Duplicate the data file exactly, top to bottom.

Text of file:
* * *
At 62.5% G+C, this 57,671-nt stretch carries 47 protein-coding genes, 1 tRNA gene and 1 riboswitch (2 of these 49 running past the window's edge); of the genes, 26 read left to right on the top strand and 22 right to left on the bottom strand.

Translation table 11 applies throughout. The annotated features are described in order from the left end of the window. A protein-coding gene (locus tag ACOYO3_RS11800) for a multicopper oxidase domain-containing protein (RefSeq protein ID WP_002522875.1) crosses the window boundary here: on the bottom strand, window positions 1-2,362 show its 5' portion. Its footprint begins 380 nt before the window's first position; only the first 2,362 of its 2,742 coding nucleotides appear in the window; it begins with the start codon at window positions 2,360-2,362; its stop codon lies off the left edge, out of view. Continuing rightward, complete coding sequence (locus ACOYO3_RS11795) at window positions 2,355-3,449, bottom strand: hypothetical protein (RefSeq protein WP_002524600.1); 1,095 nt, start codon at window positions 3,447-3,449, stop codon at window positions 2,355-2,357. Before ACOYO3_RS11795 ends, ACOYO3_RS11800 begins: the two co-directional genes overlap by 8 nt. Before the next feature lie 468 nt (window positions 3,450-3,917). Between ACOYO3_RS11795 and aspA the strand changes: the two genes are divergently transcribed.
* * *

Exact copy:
At 62.5% G+C, this 57,671-nt stretch carries 47 protein-coding genes, 1 tRNA gene and 1 riboswitch (2 of these 49 running past the window's edge); of the genes, 26 read left to right on the top strand and 22 right to left on the bottom strand.

Translation table 11 applies throughout. The annotated features are described in order from the left end of the window. A protein-coding gene (locus tag ACOYO3_RS11800) for a multicopper oxidase domain-containing protein (RefSeq protein ID WP_002522875.1) crosses the window boundary here: on the bottom strand, window positions 1-2,362 show its 5' portion. Its footprint begins 380 nt before the window's first position; only the first 2,362 of its 2,742 coding nucleotides appear in the window; it begins with the start codon at window positions 2,360-2,362; its stop codon lies off the left edge, out of view. Continuing rightward, complete coding sequence (locus ACOYO3_RS11795) at window positions 2,355-3,449, bottom strand: hypothetical protein (RefSeq protein WP_002524600.1); 1,095 nt, start codon at window positions 3,447-3,449, stop codon at window positions 2,355-2,357. Before ACOYO3_RS11795 ends, ACOYO3_RS11800 begins: the two co-directional genes overlap by 8 nt. Before the next feature lie 468 nt (window positions 3,450-3,917). Between ACOYO3_RS11795 and aspA the strand changes: the two genes are divergently transcribed.